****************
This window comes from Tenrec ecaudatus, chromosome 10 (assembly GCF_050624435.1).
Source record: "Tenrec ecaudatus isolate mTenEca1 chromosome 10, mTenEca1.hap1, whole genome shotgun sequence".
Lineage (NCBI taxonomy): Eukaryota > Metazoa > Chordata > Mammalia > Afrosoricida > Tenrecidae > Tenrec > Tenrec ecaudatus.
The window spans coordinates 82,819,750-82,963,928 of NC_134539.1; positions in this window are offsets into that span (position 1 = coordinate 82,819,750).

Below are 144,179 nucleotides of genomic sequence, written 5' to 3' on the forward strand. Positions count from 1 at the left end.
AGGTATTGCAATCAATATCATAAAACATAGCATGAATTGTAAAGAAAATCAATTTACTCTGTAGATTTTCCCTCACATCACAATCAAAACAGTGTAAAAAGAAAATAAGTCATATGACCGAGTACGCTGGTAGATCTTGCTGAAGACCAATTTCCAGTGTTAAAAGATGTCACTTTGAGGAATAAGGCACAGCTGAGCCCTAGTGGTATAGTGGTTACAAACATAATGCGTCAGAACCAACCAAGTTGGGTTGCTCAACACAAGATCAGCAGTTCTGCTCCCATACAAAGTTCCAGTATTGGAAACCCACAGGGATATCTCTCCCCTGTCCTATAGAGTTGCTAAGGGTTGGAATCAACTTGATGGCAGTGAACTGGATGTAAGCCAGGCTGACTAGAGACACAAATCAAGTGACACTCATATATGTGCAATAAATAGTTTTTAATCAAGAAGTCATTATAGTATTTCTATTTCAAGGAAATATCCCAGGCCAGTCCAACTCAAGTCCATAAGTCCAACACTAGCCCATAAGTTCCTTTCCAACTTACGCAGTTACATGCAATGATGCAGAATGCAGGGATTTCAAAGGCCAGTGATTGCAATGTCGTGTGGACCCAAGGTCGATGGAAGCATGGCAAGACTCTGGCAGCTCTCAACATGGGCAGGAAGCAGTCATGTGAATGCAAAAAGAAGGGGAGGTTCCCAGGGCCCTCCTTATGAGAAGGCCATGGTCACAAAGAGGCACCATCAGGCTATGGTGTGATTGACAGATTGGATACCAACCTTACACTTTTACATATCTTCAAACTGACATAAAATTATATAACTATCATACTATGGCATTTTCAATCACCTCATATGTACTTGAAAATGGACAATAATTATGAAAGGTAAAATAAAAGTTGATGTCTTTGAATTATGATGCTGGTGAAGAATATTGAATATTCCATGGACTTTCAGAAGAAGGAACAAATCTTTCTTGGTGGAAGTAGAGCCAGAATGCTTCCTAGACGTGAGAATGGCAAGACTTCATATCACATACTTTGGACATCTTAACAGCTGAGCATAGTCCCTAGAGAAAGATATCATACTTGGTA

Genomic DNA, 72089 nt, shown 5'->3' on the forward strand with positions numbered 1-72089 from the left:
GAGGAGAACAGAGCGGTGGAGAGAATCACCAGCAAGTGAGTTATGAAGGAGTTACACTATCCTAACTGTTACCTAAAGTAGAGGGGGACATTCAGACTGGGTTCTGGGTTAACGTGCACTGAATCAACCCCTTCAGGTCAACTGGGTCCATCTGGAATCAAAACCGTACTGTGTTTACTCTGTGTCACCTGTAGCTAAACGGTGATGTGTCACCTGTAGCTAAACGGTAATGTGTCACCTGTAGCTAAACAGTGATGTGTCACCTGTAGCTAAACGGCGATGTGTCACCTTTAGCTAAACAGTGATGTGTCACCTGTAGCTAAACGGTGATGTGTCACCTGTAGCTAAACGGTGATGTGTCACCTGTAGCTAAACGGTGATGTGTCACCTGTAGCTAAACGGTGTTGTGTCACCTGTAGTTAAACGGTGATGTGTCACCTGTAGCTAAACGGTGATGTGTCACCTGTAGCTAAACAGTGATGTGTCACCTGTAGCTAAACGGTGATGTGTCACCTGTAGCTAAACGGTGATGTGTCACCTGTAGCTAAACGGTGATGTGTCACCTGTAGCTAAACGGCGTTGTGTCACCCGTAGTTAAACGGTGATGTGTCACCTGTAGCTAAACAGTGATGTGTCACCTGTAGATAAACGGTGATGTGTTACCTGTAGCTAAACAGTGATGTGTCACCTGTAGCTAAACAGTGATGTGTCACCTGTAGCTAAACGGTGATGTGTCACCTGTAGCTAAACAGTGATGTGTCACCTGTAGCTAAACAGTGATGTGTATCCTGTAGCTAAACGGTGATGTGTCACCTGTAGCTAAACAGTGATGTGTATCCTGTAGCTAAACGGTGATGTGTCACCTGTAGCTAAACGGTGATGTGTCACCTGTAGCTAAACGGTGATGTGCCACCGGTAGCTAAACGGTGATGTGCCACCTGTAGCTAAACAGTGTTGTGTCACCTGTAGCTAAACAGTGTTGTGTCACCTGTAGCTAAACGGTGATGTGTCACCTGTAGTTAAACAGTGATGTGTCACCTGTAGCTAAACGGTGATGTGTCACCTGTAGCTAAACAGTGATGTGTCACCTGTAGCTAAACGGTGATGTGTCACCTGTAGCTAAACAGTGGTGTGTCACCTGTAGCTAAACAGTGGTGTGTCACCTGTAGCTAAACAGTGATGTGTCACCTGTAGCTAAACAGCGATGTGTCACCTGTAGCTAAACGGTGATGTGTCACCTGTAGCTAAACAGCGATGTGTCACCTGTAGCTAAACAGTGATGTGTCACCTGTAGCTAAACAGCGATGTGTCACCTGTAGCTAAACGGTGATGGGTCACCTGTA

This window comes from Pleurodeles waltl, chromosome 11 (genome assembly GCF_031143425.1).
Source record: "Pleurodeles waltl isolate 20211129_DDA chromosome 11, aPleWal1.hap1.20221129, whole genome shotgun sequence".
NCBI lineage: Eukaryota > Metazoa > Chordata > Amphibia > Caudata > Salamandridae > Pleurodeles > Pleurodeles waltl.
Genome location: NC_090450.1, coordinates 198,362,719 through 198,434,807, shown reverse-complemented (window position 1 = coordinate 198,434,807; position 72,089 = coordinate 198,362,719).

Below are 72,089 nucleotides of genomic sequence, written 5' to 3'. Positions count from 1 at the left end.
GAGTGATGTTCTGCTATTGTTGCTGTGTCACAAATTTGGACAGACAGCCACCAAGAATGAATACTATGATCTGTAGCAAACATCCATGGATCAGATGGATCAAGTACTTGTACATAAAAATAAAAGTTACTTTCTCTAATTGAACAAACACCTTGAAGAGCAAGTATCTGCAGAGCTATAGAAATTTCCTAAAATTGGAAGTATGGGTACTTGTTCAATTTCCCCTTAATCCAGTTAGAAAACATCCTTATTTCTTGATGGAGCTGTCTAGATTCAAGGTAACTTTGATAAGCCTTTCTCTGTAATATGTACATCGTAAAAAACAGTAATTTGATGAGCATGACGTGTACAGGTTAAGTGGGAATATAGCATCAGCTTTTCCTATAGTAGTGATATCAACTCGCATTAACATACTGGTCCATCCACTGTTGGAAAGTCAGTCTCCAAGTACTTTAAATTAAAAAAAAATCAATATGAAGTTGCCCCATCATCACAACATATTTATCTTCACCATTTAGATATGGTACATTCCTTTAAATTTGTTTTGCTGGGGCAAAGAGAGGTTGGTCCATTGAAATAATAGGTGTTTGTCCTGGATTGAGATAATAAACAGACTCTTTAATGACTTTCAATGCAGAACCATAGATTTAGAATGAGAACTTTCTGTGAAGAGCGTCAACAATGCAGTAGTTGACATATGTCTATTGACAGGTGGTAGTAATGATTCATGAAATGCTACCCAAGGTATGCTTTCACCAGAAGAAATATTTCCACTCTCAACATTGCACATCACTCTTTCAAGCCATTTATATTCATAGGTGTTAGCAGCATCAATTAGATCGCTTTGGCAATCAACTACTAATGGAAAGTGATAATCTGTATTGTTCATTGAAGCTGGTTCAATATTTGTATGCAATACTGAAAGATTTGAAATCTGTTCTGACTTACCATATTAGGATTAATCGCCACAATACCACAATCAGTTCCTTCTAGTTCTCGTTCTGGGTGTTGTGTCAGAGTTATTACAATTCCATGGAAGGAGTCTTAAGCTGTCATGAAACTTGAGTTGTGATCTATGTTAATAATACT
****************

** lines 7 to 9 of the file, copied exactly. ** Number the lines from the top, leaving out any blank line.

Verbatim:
Genomic DNA, 72089 nt, shown 5'->3' on the forward strand with positions numbered 1-72089 from the left:
GAGGAGAACAGAGCGGTGGAGAGAATCACCAGCAAGTGAGTTATGAAGGAGTTACACTATCCTAACTGTTACCTAAAGTAGAGGGGGACATTCAGACTGGGTTCTGGGTTAACGTGCACTGAATCAACCCCTTCAGGTCAACTGGGTCCATCTGGAATCAAAACCGTACTGTGTTTACTCTGTGTCACCTGTAGCTAAACGGTGATGTGTCACCTGTAGCTAAACGGTAATGTGTCACCTGTAGCTAAACAGTGATGTGTCACCTGTAGCTAAACGGCGATGTGTCACCTTTAGCTAAACAGTGATGTGTCACCTGTAGCTAAACGGTGATGTGTCACCTGTAGCTAAACGGTGATGTGTCACCTGTAGCTAAACGGTGATGTGTCACCTGTAGCTAAACGGTGTTGTGTCACCTGTAGTTAAACGGTGATGTGTCACCTGTAGCTAAACGGTGATGTGTCACCTGTAGCTAAACAGTGATGTGTCACCTGTAGCTAAACGGTGATGTGTCACCTGTAGCTAAACGGTGATGTGTCACCTGTAGCTAAACGGTGATGTGTCACCTGTAGCTAAACGGCGTTGTGTCACCCGTAGTTAAACGGTGATGTGTCACCTGTAGCTAAACAGTGATGTGTCACCTGTAGATAAACGGTGATGTGTTACCTGTAGCTAAACAGTGATGTGTCACCTGTAGCTAAACAGTGATGTGTCACCTGTAGCTAAACGGTGATGTGTCACCTGTAGCTAAACAGTGATGTGTCACCTGTAGCTAAACAGTGATGTGTATCCTGTAGCTAAACGGTGATGTGTCACCTGTAGCTAAACAGTGATGTGTATCCTGTAGCTAAACGGTGATGTGTCACCTGTAGCTAAACGGTGATGTGTCACCTGTAGCTAAACGGTGATGTGCCACCGGTAGCTAAACGGTGATGTGCCACCTGTAGCTAAACAGTGTTGTGTCACCTGTAGCTAAACAGTGTTGTGTCACCTGTAGCTAAACGGTGATGTGTCACCTGTAGTTAAACAGTGATGTGTCACCTGTAGCTAAACGGTGATGTGTCACCTGTAGCTAAACAGTGATGTGTCACCTGTAGCTAAACGGTGATGTGTCACCTGTAGCTAAACAGTGGTGTGTCACCTGTAGCTAAACAGTGGTGTGTCACCTGTAGCTAAACAGTGATGTGTCACCTGTAGCTAAACAGCGATGTGTCACCTGTAGCTAAACGGTGATGTGTCACCTGTAGCTAAACAGCGATGTGTCACCTGTAGCTAAACAGTGATGTGTCACCTGTAGCTAAACAGCGATGTGTCACCTGTAGCTAAACGGTGATGGGTCACCTGTA

This window comes from Pleurodeles waltl, chromosome 11 (genome assembly GCF_031143425.1).